Over the last few weeks we have blogged on a number of judicial decisions chastising the EEOC (Another Approaching Benchslap for EEOC?, EEOC Benchslaps Just Keep Coming and The EEOC Hits Just Keep Coming!). Today we shift our focus to the NRLB and a recent case it litigated in federal court in Arizona. In Overstreet v. Farm Fresh Company Target One, LLC, No. CV-13-02358-PHX-NVW (Sept. 4, 2014), the NLRB Regional Direct sued Farm Fresh for certain alleged unfair labor practices. The NLRB sought an injunction against further unfair labor practices, but also sought the immediate and unconditional reinstatement of the employees Farm Fresh had fired. By “unconditional,” the NRLB was attempting to force reinstatement without the ex-employees going through the E-Verify process. The trial court granted very limited injunctive relief, but also categorically denied unconditional reinstatement of the ex-employees. Farm Fresh moved to recover its attorneys’ fees under the Equal Access to Justice Act (EAJA), which the trial court denied. When Farm Fresh moved for reconsideration, however, the trial court reversed itself and awarded Farm Fresh its attorneys’ fees.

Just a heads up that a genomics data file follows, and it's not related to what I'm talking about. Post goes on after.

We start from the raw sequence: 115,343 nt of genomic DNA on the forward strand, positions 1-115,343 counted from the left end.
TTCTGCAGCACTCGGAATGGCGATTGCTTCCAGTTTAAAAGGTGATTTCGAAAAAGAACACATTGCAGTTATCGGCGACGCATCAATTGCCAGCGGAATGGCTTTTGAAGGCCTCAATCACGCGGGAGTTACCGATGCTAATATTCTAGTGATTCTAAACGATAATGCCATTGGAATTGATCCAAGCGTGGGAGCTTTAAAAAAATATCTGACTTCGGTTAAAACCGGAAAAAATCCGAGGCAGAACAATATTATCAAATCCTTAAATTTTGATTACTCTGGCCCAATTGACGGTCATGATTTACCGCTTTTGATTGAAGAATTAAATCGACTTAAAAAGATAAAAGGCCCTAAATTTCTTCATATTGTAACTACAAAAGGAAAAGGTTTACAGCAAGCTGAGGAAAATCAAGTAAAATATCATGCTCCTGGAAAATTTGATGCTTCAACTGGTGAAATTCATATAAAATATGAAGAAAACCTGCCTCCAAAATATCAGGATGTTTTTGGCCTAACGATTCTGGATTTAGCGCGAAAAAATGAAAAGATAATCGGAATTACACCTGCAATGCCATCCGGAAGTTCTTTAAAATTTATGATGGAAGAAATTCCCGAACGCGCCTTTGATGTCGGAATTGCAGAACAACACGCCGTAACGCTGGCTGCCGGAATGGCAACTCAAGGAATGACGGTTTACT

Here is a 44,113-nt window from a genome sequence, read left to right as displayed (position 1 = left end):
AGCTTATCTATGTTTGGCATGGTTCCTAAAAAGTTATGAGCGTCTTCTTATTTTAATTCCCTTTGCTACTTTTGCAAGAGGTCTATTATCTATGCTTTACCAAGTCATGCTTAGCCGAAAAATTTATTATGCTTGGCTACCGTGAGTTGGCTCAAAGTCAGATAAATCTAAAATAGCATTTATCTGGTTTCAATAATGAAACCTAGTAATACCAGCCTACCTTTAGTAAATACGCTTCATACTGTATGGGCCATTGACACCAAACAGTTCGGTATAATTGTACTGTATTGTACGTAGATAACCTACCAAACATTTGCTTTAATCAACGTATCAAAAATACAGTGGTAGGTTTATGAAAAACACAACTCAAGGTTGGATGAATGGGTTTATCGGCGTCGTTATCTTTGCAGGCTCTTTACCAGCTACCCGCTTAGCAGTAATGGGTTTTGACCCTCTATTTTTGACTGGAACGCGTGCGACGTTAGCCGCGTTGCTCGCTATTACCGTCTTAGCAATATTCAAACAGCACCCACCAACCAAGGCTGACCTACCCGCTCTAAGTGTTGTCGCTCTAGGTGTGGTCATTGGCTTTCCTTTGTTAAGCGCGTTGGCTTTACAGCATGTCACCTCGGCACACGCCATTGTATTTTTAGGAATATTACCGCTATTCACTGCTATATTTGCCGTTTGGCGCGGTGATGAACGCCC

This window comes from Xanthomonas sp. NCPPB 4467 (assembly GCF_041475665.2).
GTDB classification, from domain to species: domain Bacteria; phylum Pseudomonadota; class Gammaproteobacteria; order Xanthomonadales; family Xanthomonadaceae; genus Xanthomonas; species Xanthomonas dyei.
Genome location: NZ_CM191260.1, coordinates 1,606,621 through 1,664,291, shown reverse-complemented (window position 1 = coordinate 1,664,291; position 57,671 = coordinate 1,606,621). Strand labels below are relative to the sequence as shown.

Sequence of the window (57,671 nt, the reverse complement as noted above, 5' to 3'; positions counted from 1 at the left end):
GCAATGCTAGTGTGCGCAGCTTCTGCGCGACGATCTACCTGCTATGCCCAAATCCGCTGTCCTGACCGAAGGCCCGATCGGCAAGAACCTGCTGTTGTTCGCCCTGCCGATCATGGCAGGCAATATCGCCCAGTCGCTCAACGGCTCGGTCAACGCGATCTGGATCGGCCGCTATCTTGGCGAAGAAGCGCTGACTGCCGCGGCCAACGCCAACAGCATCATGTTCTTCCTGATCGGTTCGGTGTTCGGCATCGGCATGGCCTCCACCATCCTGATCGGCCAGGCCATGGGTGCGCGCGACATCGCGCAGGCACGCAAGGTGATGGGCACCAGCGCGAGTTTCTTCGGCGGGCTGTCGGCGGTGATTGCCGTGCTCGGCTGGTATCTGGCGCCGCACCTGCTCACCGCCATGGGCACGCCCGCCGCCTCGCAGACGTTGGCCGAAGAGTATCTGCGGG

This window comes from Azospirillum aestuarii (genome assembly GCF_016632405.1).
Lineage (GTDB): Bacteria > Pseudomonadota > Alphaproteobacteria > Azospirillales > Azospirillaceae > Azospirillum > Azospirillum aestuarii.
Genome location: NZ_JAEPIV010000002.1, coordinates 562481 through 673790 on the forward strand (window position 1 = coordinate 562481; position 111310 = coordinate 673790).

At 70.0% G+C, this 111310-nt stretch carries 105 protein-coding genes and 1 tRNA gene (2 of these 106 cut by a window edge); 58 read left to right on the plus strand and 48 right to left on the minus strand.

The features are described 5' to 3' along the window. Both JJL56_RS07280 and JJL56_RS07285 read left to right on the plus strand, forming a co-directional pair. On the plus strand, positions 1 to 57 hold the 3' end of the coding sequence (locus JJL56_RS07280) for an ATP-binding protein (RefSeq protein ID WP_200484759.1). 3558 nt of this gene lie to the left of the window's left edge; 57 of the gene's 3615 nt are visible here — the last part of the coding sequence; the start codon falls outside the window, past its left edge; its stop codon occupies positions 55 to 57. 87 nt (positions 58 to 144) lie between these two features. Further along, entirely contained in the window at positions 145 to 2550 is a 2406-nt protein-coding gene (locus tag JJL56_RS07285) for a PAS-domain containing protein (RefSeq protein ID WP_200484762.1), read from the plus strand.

The trial court made several observations that were not at all flattering for our friends at the NLRB. The court described the NLRB’s demand for unconditional reinstatement as “illegal.” When the NLRB disclaimed any attempt to obtain unconditional reinstatement, the trial court accused the NLRB of “revisionist history.” The court repeatedly emphasized that the NLRB’s demand was unjust and unreasonable, and, because Farm Fresh had prevailed on the focal point of the NLRB’s lawsuit even if it did suffer a partial injunction, Farm Fresh was the prevailing party in the lawsuit and was entitled to its attorneys’ fees under EAJA.
This is another instance of the NLRB seeking to circumvent federal and state immigration law to its own end. It is unfortunate that no amount of fee award against the NLRB would appear to dissuade it from its bent to force the employment of undocumented workers.